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United States, 2008
Directed By: Clint Eastwood
Written By: Nick Schenk
Starring: Clint Eastwood, Bee Vang, Christopher Carley
Running Time: 116 minutes
Rated R for language throughout, and some violence.
Everyone knows his name. He’s an American staple – as common a household name as Abraham Lincoln or Thomas Jefferson. Generations have grown up with his films, whether they be the many he has starred in or the ones he has directed in the last 30 years. He’s not only a staple of American cinema, but American culture in general. There’s a funny thing about Eastwood, though: he never quite stays the same. He was introduced to many through the spaghetti westerns of Sergio Leone and from there he created the violent persona of Insp. “Dirty” Harry Callahan. No rules for Dirty Harry; just results. Years later, Eastwood would direct a western himself in which he would reinvent himself.
This film was the rightful Oscar-winner Unforgiven, a film many consider to be his masterpiece. The character of William Munny was a new persona for Eastwood – a weary, worldly, much wiser man, desperately trying to make up for a past of reckless violence. By his fan’s estimation, Eastwood has been an old man since Unforgiven, but his newest film Gran Torino proves him to be truly ancient. The film could be his swan song and there is nothing wrong with that. But this is a swan song that is sung (quite literally) all wrong.
In Gran Torino, Eastwood plays Walt Kowalski, a recently widowed Korean war vet living on a street that has recently seen an increase in Asian population. Ol’ Walt doesn’t like this. Not one bit. And when one of the new neighbor boys tries to steal his most prized possession – a 1972 Gran Torino – as part of a gang initiation, Walt’s temper flares like none other. Through the help of some loving and thankful neighbors, Walt’s anger eventually morphs into a desire to reform the young boy. The old man, in turn, befriends his new neighbors and does his darndest to help rid the neighborhood of gang infestation. A noble act, for sure.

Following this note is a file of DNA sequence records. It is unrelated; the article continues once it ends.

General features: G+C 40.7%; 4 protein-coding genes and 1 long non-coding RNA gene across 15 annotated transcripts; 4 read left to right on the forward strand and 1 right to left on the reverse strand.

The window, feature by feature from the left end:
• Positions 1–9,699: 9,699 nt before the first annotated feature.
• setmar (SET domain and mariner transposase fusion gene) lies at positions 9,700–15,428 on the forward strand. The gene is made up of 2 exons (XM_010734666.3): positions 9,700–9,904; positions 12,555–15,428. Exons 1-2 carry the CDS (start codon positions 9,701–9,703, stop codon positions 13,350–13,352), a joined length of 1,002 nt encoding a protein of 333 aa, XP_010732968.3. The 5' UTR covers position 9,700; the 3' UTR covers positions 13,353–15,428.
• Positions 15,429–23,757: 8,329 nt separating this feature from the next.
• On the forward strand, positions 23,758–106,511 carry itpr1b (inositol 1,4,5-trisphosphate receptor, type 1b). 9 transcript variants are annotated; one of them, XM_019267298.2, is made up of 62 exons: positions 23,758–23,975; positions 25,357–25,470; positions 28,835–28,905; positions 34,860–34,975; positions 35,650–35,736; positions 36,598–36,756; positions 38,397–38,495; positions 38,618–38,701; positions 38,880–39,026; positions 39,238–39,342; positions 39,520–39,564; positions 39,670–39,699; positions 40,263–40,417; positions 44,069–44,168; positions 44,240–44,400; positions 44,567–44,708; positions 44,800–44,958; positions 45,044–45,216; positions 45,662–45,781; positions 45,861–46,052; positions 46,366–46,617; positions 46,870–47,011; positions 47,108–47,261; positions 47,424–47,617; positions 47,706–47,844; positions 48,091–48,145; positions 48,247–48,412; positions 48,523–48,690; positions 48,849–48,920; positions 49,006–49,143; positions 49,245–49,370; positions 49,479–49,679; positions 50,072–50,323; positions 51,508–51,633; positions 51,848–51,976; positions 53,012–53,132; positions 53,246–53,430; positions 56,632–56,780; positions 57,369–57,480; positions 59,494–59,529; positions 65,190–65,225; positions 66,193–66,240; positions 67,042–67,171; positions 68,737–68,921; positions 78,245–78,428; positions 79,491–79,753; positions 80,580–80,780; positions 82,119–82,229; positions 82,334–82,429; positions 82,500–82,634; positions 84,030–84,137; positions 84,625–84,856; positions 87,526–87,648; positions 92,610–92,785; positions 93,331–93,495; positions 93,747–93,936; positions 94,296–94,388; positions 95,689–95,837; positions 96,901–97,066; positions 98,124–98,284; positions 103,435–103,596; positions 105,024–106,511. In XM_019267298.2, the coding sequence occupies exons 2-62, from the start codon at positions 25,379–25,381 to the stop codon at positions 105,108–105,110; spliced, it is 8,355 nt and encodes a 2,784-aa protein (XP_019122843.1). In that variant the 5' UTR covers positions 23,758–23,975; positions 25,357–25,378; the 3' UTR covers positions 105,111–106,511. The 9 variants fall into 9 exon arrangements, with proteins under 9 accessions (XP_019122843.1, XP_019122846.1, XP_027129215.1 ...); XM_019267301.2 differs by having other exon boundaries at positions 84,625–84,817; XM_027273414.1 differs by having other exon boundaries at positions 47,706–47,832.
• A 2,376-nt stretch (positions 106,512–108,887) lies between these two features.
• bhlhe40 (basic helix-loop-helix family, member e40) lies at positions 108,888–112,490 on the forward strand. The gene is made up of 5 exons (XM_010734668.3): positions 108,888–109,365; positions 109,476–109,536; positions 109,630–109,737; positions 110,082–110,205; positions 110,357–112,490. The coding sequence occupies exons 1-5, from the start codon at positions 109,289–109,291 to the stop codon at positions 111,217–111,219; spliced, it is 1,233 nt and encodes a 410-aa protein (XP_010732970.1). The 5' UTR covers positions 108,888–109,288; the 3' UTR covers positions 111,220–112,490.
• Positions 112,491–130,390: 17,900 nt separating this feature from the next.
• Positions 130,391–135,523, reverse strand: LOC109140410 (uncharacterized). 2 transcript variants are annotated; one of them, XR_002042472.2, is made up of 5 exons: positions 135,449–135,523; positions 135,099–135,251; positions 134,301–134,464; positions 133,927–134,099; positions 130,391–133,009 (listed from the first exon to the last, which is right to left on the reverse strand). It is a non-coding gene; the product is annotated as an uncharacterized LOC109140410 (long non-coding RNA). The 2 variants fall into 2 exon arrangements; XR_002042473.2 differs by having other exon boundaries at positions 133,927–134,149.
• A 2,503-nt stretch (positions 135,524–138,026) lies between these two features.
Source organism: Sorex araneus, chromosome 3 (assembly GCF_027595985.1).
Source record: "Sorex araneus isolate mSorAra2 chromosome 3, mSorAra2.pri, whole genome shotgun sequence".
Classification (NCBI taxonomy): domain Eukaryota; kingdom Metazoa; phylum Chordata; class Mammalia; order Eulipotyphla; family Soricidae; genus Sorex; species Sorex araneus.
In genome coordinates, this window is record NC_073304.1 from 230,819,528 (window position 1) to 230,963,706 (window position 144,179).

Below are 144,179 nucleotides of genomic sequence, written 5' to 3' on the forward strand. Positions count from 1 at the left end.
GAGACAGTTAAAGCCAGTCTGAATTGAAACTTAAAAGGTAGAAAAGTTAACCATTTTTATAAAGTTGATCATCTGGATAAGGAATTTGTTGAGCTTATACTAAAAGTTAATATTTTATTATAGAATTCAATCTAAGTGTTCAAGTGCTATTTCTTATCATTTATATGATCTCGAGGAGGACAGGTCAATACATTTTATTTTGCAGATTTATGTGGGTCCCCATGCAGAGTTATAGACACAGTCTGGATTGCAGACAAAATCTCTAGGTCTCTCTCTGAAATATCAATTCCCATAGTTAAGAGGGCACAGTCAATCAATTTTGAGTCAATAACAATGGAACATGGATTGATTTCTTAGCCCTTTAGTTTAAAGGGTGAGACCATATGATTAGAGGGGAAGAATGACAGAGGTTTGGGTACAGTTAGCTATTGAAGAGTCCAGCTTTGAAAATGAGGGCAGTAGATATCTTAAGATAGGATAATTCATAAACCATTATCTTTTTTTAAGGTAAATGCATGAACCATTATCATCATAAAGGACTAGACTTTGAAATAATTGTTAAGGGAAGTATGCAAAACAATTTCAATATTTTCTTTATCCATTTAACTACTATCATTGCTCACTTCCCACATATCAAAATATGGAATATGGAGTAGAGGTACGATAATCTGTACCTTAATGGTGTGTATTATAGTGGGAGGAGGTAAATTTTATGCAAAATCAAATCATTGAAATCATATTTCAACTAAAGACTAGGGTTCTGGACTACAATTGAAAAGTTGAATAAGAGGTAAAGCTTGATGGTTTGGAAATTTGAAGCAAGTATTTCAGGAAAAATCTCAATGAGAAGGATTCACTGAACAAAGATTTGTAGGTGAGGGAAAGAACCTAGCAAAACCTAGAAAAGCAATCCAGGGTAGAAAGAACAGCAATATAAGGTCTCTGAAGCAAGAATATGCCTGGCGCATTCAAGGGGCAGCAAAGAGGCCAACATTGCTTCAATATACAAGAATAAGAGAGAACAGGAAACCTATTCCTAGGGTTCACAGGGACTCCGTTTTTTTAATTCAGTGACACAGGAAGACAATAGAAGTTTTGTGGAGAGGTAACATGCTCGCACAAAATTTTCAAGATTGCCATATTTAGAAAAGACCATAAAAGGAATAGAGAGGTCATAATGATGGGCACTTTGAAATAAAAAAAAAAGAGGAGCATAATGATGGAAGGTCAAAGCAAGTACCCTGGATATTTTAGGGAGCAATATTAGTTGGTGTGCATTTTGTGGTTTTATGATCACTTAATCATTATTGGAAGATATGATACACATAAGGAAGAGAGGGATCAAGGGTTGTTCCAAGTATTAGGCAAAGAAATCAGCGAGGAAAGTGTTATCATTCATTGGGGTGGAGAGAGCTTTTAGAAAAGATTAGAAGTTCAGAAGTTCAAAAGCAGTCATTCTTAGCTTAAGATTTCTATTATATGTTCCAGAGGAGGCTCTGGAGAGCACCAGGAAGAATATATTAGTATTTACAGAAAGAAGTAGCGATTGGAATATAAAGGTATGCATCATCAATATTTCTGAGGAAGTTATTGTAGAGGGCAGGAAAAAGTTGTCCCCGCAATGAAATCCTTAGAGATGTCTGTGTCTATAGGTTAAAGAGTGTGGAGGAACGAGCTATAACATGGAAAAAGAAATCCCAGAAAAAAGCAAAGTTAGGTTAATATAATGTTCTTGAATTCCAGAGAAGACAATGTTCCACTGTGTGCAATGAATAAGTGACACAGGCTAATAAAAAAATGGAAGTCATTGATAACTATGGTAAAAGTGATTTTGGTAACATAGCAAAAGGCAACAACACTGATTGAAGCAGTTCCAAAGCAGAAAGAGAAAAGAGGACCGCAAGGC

While playing Walt, Eastwood’s usual harsh intones turn into a growl and he rarely moves his teeth as he snarls through racial slurs, consciously witty insults, and the film’s main stinging line, “Get off my lawn!” Gran Torino is above all a character piece about Kowalski and Eastwood plays him with a gruff perfection that suits the character to a tee. The film shows the growth of Walt’s soul and how he learns to accept the new while simultaneously coming to terms with the old being dead and gone
It’s just a shame that everything about the film other than Eastwood the Actor has to be so bad. The script is an almost entirely laughable string of hackneyed racial, sexual, and political platitudes and it doesn’t help that Eastwood has surrounded himself by such profoundly inexperienced actors. Most of them lack any kind of emotion and sound and look clueless for the entire run time garnering no sympathy for their characters or any emotional resonance whatsoever for the film as a whole. Especially bad are the young male actors chosen to play the Asian gang. Complete with tank-tops, f-bombs, low-rise pants, plenty of swagger, and molester mustaches, the only threat they pose as they walk down the streets of Walt Kowalski’s neighborhood is that of being cliché. They succeed marvelously and the way in which they do nicely summarizes much of Gran Torino.
Eastwood’s past personas and Walt Kowalski are all adept at dispatching violence, but Kowalski’s attitude is decidedly more … Zen? Yes, I think that’s the word. Because of his harrowing experiences during the war, Walt finds it much more fulfilling to aim a gun comprised of his forefinger and thumb than to brandish a real firearm. He’d rather cut people’s haughty personalities down with colorful verbal abuse than slash their bodies with a switchblade. That is not to say that Walt couldn’t easily take part is some old-fashioned butt-kicking – he’s just above it all now. Years of living have taught him that a man does have to know his limitations.
Honorable sentiment. Bittersweet for Eastwood, I’m sure. I just wish some of the passion and emotion he clearly feels about his long and varied career would have been communicated without a harvest of worn-out truisms and stock phrases. We can only hope that this isn’t Eastwood’s wave goodbye to the film industry because the man is a bona fide legend and far capable of so much more than Gran Torino.